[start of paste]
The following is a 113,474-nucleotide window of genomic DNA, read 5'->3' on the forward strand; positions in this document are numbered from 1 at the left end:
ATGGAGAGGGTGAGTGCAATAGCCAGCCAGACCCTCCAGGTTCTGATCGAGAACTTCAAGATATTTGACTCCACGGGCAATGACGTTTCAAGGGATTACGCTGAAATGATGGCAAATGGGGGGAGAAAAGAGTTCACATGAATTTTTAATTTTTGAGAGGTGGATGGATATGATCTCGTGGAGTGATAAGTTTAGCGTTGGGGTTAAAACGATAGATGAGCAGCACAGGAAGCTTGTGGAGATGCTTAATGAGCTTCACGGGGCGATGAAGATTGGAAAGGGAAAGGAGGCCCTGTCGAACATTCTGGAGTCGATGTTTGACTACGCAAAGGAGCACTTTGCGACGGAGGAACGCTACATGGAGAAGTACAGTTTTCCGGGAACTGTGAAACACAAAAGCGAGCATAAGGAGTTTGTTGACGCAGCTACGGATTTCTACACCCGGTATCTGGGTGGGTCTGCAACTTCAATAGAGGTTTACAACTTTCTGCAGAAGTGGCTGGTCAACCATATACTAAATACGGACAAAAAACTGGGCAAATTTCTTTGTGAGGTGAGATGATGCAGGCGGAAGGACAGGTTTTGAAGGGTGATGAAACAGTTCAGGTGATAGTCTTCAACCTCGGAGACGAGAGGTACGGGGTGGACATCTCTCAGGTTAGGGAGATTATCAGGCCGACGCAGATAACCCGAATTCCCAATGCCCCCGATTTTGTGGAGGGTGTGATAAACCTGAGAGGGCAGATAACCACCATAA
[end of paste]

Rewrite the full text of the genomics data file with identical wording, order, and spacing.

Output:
The following is a 113,474-nucleotide window of genomic DNA, read 5'->3' on the forward strand; positions in this document are numbered from 1 at the left end:
ATGGAGAGGGTGAGTGCAATAGCCAGCCAGACCCTCCAGGTTCTGATCGAGAACTTCAAGATATTTGACTCCACGGGCAATGACGTTTCAAGGGATTACGCTGAAATGATGGCAAATGGGGGGAGAAAAGAGTTCACATGAATTTTTAATTTTTGAGAGGTGGATGGATATGATCTCGTGGAGTGATAAGTTTAGCGTTGGGGTTAAAACGATAGATGAGCAGCACAGGAAGCTTGTGGAGATGCTTAATGAGCTTCACGGGGCGATGAAGATTGGAAAGGGAAAGGAGGCCCTGTCGAACATTCTGGAGTCGATGTTTGACTACGCAAAGGAGCACTTTGCGACGGAGGAACGCTACATGGAGAAGTACAGTTTTCCGGGAACTGTGAAACACAAAAGCGAGCATAAGGAGTTTGTTGACGCAGCTACGGATTTCTACACCCGGTATCTGGGTGGGTCTGCAACTTCAATAGAGGTTTACAACTTTCTGCAGAAGTGGCTGGTCAACCATATACTAAATACGGACAAAAAACTGGGCAAATTTCTTTGTGAGGTGAGATGATGCAGGCGGAAGGACAGGTTTTGAAGGGTGATGAAACAGTTCAGGTGATAGTCTTCAACCTCGGAGACGAGAGGTACGGGGTGGACATCTCTCAGGTTAGGGAGATTATCAGGCCGACGCAGATAACCCGAATTCCCAATGCCCCCGATTTTGTGGAGGGTGTGATAAACCTGAGAGGGCAGATAACCACCATAA